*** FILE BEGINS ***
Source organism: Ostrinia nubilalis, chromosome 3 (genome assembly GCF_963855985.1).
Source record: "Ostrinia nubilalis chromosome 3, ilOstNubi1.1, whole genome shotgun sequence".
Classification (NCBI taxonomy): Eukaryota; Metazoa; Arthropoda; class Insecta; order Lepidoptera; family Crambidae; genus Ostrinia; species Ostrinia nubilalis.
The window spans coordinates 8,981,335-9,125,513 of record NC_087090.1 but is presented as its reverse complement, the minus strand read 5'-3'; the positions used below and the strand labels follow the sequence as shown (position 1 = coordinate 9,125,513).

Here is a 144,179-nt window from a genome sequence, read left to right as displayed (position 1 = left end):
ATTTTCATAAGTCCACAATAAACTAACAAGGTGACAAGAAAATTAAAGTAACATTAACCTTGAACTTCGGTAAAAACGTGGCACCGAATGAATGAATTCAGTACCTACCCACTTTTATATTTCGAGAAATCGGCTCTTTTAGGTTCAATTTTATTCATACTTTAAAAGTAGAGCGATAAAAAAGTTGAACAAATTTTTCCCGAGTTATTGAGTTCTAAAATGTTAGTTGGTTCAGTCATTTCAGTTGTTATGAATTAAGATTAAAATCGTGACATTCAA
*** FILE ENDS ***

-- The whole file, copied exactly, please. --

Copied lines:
Source organism: Ostrinia nubilalis, chromosome 3 (genome assembly GCF_963855985.1).
Source record: "Ostrinia nubilalis chromosome 3, ilOstNubi1.1, whole genome shotgun sequence".
Classification (NCBI taxonomy): Eukaryota; Metazoa; Arthropoda; class Insecta; order Lepidoptera; family Crambidae; genus Ostrinia; species Ostrinia nubilalis.
The window spans coordinates 8,981,335-9,125,513 of record NC_087090.1 but is presented as its reverse complement, the minus strand read 5'-3'; the positions used below and the strand labels follow the sequence as shown (position 1 = coordinate 9,125,513).

Here is a 144,179-nt window from a genome sequence, read left to right as displayed (position 1 = left end):
ATTTTCATAAGTCCACAATAAACTAACAAGGTGACAAGAAAATTAAAGTAACATTAACCTTGAACTTCGGTAAAAACGTGGCACCGAATGAATGAATTCAGTACCTACCCACTTTTATATTTCGAGAAATCGGCTCTTTTAGGTTCAATTTTATTCATACTTTAAAAGTAGAGCGATAAAAAAGTTGAACAAATTTTTCCCGAGTTATTGAGTTCTAAAATGTTAGTTGGTTCAGTCATTTCAGTTGTTATGAATTAAGATTAAAATCGTGACATTCAA